I struggle these days with Nelly's Garden. Two recent posts have discouraged me. The most recent was A Bit Of A Siege in which I described some fraught visits to Ikea. A response (from a dear cousin) worried me. I'd been critical of some aspects of my Ikea experience but ultimately felt that part of what went wrong was my own fault. My cousin had a relative (her husband's side of the family) who worked in the Belfast store and she was concerned, on his behalf, that I had a less than satisfactory experience. That worried me. Made me think that my attempts at light-heartedness might be making someone else feel less than good about themselves.

What can I say? I'm a snowflake. At least no-one has got in touch to rail against me for disrespecting the besieged defenders of Derry.

The other posting that attracted opprobrium was Alpha and Loudmouth. I wrote that one out of shame. Shame because I listened to vile racist abuse and did not speak up. In the comments in response to a regular commenter, I remarked that both women would have been Trump supporters if they lived in the USA. I am certain of that. This drew fierce comment from another regular commenter. I get it. I was associating racists with Trumpism. And I stand by that in the context of this place.

The thing is, I know my conservative (right-wing) and Loyalist neighbours. They don't trust Catholics, they don't like foreigners, they have little compassion for immigrants. They voted for Brexit, even though as citizens of Northern Ireland that was very much against their interests. British right-wingers mainly approve of the United States' current leader.

Definitely, Trump gets a very bad press in the kind of papers I read but I do understand this - not all Trump supporters are racist but, it does seem, that most racists are Trump supporters. And this is what I would like to know, and I know I have at least one Republican Trump supporter who reads this blog, is this - what is it about this man that you support?


Tuesday, February 26, 2019

A Bit Of A Siege

It was Bert who I first heard using the expression 'a siege' to describe a situation that was somewhat fraught. It must be a Northern Ireland Protestant thing, Derry never far from their minds, the taste of rattus norvegicus still on the tongue.

Well, it's been a bit siegy at Nellybert's this past week or more what with all the dog visitors (Gracie, Maya, Dora and Jack) and the kitchen fitting. Good news. It's nearly done. It's almost functional but, as it is sore in need of decorating, there will be no photographs until that is completed.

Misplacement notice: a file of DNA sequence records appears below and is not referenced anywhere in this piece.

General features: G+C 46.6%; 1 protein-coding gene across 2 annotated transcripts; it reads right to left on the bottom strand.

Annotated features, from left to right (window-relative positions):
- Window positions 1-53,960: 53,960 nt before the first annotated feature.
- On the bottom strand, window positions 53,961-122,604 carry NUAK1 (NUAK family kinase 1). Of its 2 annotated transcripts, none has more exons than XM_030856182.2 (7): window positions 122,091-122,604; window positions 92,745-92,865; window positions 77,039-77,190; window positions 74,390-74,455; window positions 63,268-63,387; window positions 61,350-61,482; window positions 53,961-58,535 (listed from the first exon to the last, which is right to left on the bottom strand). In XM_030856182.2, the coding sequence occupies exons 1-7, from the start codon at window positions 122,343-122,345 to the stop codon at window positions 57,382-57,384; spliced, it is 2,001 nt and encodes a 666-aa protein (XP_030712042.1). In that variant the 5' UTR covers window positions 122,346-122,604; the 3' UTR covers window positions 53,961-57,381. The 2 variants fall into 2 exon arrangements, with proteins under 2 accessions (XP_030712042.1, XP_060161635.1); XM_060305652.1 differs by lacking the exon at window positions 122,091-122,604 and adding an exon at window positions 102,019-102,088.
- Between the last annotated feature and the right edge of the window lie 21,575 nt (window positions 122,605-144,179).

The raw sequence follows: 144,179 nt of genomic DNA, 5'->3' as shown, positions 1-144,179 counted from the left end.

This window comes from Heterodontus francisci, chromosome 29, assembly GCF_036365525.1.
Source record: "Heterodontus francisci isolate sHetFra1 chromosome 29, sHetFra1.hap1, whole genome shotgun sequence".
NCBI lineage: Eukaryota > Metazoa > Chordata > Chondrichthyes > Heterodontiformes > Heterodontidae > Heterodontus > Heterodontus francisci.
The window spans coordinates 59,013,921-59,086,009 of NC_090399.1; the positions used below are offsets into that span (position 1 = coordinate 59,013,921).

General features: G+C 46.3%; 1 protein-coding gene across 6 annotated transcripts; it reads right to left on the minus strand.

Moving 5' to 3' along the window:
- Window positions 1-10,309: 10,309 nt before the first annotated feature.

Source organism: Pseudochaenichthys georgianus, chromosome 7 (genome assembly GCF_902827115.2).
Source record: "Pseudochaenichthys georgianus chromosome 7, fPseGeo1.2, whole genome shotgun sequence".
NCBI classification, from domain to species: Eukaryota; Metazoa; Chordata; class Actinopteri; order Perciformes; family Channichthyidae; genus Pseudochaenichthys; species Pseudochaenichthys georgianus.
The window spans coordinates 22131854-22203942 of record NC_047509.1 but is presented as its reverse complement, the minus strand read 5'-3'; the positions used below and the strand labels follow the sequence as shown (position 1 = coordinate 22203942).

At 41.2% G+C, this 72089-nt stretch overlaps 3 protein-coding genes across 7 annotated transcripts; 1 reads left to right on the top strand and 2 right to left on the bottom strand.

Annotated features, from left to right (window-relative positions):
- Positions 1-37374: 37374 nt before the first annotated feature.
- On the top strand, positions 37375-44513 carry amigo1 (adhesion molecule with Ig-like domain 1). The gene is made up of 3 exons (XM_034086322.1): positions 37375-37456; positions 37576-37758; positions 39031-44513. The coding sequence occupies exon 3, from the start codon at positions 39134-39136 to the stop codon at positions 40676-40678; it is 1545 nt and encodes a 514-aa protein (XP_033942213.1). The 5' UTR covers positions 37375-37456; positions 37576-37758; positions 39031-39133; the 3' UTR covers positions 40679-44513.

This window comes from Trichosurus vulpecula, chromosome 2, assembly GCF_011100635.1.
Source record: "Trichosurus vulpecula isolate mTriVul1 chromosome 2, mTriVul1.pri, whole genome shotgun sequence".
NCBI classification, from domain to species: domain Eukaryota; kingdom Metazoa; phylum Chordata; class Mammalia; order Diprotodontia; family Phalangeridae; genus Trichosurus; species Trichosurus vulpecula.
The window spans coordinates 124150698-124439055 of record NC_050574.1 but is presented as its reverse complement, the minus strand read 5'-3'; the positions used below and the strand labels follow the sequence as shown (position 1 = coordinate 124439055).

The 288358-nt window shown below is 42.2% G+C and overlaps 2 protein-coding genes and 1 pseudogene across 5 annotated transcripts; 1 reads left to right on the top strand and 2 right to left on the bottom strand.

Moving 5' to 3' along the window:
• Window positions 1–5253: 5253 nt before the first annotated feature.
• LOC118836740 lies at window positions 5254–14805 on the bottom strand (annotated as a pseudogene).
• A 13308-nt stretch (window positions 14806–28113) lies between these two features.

Today was a complete siege. Thankfully I had Zoe by my side to support me through it. It was The Return To Ikea.

There was a lot of stuff to bring back. For some reason, Ikea sold and delivered to us an entire set of drawer fittings for a unit that was meant to be shelved. So that had to go back as did various white bits, some superfluous fittings, a damaged door and some knobs that we'd changed our minds about. The whole lot came to about £250. Shame I'd lost the original receipt. So it was off for a bit of a wait and a people watch at Returns.

There are some funny people around. One woman returned three packets of paper napkins. I cannot imagine bothering to do that myself. I'd have kept them to use another time even though when that time came I'd have totally forgotten where I'd stashed them.

Eventually, my number was called. I wheeled my laden trolley to the young man's desk and began explaining that I was going to be a complete pain in the ass as I had no receipt as it had become buried under four grands worth of kitchen and then I'd gone to Amsterdam and never saw it again.

Amsterdam? he said. No problem, he said. And then efficiently worked his way through everything while telling me how much he loved Amsterdam and how he'd been there eight times and was going back in July. Did I partake? he asked. Sure, said I. When in Rome and all that.

As sieges go, that part wasn't too bad.

Zoe and I had arranged to meet in the restaurant. I was to phone her when I was done but, siege!, no coverage. Eventually, I had her paged. What's the name? asked the Ikea co-worker. Zoe Surname, I told her. Soon this message rang out throughout the store,

Customer Announcement. Can Zoe go to the restaurant where her Mum is waiting for her?

I was worried that there might be flocks of Zoes descending on the restaurant but just one turned up. My one.

We had the usual run through the store. I replaced handles and damaged door, bought another pull-out tray for the larder and inserts for the cutlery drawer. The door and tray had to be ordered, paid for at the till and collected from another desk. Somehow, between the till and the collection desk, I mislaid the receipt and another one had to be printed. Siege! Meanwhile, Zoe started gathering her bits and pieces to take to the van and somehow between the till and the collection desk and the van a little alarm clock she'd bought for her youngest daughter was not to be found. Siege! First thought was that it had been left at the till but apparently not. What happened next was that an Ikea co-worker had to take details and then go and watch security footage whereupon she returned and informed us that they had Nelly on camera picking it up at the till and placing it on top of some shelf brackets and then leaving the till area. So that was gone. Dropped somewhere and picked up by someone who has got themselves a free alarm clock. Good luck to whoever it is, may they never oversleep again.